brass


Pollux 7

Möbius+Ruppert Pollux

You might remember Lexikaliker’s blog post about Möbius+Ruppert’s new sharpeners Castor and Pollux. Well, thanks to Lexikalier’s generosity I got my hand on half of these geminis, I even got the more interesting half: the Pollux, a brass sharpener that’s producing a concave tip.

Möbius+Ruppert Pollux

Lexikaliker has already covered all important points in his blog post about the Pollux, so I’ll keep it short and will just add a few of my impressions.

A pencil point before the blade treatment

A pencil point before the blade treatment

Out of the box the sharpener did sharpen well, but it was tearing/ripping the wood more than it should. Strangely enough the graphite point was cut very well, so I am not sure what exactly caused this behaviour that only affects the wood, not the graphite part.

You can see what exactly happened in this video:

 

 

 

A pencil point after the blade treatment

A pencil point after the blade treatment

I tried fixing it by sharpening the blade, first on a Belgian whetstone. You might have seen this stone in my videos about the Little Shaver. Unfortunately it wasn’t abrasive enough or I didn’t try long enough. I then tried my luck with Spyderco’s Sharpmaker and I got great results. After soe work on the blade the Pollux sharpened like a dream. Before working on the blade it produced shavings with holes in it, because the wood was torn. The shavings themselves had a thickness of around 0.25mm. After my blade treatment the shavings were thinner, 0.15mm thin – very thin.

Here’s a video I made after I worked on the blade:

Noris shavings from the Pollux

Noris shavings from the Pollux

Like Lexikaliker I measured an angle of around 18.5° for the pencil points produced by the Pollux.

The case drom my DUX DX4322 is a great fit for the Pollux

The case from my DUX DX4322 is a great fit for the Pollux

I have added the Pollux to my list of sharpeners.


Please open the images in a new tab to see them in high resolution.

Please open the videos in Youtube to watch them in 4K.


Restoring a grenade 7

…the sharpener called grenade, not a real grenade.

Or should that be ‘How not to restore a grenade’? – you’ll see why.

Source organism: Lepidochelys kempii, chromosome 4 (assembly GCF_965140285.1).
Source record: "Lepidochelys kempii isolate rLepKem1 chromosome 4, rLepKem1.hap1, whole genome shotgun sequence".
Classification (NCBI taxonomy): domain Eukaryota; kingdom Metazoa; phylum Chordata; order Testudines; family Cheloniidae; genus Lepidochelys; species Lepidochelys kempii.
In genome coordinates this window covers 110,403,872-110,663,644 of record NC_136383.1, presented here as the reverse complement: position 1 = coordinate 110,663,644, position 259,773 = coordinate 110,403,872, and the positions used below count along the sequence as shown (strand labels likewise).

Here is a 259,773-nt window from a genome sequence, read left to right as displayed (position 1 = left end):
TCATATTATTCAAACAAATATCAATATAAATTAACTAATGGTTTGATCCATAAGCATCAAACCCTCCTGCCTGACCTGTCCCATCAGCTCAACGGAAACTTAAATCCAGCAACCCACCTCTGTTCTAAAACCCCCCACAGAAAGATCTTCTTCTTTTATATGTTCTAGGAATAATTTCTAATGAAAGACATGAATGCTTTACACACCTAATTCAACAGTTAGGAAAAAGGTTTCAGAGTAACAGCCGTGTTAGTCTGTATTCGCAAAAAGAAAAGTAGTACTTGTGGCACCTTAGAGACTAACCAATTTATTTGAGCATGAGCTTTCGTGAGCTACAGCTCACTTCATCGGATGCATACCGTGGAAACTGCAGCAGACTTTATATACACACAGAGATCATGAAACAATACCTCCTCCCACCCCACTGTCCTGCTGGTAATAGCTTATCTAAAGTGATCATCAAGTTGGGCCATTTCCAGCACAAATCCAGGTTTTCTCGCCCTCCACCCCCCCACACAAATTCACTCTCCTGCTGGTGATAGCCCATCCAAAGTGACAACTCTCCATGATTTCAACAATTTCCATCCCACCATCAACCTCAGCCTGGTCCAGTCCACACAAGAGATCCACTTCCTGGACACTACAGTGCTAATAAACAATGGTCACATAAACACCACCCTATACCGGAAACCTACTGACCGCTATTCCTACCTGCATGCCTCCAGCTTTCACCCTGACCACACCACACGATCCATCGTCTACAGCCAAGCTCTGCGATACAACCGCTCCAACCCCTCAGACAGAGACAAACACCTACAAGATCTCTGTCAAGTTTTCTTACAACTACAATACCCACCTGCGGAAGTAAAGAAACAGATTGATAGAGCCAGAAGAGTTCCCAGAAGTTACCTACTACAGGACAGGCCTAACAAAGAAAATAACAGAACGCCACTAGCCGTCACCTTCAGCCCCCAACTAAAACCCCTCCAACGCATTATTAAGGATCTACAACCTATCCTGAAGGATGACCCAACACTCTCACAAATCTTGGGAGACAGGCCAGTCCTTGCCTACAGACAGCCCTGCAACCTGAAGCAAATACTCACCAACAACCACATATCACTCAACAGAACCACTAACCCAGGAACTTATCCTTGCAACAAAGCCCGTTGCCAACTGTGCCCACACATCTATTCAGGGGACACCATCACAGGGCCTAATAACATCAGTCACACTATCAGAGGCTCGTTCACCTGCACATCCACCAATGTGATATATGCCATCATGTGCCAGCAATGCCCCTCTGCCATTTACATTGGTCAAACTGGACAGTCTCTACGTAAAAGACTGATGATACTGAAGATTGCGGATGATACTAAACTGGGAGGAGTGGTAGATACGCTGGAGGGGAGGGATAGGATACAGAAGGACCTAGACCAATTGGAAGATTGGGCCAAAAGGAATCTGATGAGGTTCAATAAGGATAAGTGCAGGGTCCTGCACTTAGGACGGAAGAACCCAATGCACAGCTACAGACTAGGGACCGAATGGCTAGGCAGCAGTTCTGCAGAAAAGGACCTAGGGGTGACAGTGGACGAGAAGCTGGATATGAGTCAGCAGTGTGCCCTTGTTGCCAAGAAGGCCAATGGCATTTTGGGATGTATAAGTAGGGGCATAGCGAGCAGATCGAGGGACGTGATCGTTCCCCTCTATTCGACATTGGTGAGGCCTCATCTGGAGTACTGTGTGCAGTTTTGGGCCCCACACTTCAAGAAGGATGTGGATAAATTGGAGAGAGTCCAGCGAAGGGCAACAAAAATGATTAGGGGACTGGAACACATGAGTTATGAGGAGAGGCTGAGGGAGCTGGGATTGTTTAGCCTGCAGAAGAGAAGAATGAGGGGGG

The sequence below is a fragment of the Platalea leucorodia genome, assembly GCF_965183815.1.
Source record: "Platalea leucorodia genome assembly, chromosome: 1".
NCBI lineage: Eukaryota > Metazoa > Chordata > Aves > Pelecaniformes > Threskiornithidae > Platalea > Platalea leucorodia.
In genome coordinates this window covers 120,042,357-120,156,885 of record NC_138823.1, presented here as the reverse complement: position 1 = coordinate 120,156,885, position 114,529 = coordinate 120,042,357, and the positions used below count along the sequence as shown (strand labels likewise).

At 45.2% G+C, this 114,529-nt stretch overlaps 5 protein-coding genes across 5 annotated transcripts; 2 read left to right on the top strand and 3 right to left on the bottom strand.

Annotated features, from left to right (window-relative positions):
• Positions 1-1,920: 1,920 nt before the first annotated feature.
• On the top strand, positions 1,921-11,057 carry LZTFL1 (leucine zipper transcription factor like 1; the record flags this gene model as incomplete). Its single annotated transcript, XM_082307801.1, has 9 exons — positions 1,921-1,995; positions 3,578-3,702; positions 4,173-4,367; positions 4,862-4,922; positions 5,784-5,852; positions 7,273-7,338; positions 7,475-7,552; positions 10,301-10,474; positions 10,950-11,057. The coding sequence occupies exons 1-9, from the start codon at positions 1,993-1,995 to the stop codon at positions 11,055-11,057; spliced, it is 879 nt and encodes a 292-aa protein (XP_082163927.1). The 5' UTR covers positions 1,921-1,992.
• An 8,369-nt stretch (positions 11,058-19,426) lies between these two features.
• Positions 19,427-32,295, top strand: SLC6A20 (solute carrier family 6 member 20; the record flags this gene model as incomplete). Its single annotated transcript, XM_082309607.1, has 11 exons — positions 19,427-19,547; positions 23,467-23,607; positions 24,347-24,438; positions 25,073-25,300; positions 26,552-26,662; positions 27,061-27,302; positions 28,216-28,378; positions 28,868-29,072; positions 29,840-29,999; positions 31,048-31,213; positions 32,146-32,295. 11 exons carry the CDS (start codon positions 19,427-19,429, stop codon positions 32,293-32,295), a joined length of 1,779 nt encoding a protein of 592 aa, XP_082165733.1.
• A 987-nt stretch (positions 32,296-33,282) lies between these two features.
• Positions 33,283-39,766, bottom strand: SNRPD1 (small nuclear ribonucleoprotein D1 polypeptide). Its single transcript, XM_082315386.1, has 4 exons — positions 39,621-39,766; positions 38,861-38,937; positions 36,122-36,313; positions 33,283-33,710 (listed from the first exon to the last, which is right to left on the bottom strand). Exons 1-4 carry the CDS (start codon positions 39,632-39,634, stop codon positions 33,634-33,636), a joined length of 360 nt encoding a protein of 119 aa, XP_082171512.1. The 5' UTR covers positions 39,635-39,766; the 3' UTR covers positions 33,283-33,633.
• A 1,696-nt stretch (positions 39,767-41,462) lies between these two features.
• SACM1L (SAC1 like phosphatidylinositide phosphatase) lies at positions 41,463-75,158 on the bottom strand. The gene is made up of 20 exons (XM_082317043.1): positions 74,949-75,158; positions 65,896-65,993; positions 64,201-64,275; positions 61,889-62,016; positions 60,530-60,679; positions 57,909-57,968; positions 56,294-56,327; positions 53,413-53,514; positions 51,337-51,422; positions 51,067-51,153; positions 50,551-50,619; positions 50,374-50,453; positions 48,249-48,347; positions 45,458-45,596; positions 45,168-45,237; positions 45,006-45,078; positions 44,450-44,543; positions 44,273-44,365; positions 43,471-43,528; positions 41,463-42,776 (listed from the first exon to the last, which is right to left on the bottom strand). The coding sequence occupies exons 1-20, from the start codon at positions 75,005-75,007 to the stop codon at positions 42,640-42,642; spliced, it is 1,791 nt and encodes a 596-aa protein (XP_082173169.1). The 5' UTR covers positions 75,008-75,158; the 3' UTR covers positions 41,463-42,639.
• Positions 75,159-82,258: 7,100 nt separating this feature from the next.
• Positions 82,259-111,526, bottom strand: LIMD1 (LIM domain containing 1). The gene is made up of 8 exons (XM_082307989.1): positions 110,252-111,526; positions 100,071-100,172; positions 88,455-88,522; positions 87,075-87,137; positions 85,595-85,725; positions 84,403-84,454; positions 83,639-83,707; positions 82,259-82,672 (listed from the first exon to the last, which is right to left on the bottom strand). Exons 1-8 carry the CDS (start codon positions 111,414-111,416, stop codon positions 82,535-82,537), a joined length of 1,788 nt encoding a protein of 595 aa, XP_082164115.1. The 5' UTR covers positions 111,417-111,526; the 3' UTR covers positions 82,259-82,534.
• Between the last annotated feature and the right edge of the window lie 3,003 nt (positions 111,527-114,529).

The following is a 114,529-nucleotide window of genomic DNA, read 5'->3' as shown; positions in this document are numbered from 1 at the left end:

The age and the name of this sharpener even fit with the current 100th anniversary of Britain’s involvement in WWI, which is being commemorated on a national and on a local level – with local museums and libraries in and around Preston (where I live) taking part.

The grenade sharpener design has been around since 18471 and is still being sold today. I got a modern one, which Lexikaliker got me five years ago when I wasn’t able to get one in the UK.

Before cleaning

Before cleaning

Cleaning

A few days ago I also got my hands on an old version – I was lucky enough to get one for a good price.

First task: clean it. I bought the metal polish used during a previous trip to Germany, after a tip from Lexikaliker on how to clean old brass.

Old Grenade

Before cleaning

Problem

Unfortunately something went quite wrong. There was a band of oxidisation after I left the sharpener in the metal polish over night. It now looks as if there’s a dent where this band was. Brass is missing in this dent, which is difficult to see on the photos, but quite obvious in reality.

After cleaning

After cleaning. Look between the R and the A to see the problem.

I have two ideas as to what might have caused this.

  1. The brass composition was different where this band /dent is, so the polish could ‘erode’ the material there. This explanation seems unlikely.
  2. I shouldn’t have but the blade and the screw in the same polish. Maybe the metal somehow reacted with the polish which made it ‘corrode’ the brass.

Ok. I got to live with my mistake now, but if I ever get another chance I will keep the blade and screw separate.

Next problem: The blade. It seems slightly too short to cut into the wood. I’ll talk about that another time.

After cleaning

After cleaning. The problem is visible on this side, too.

 

  1. see Lexikaliker: Granate []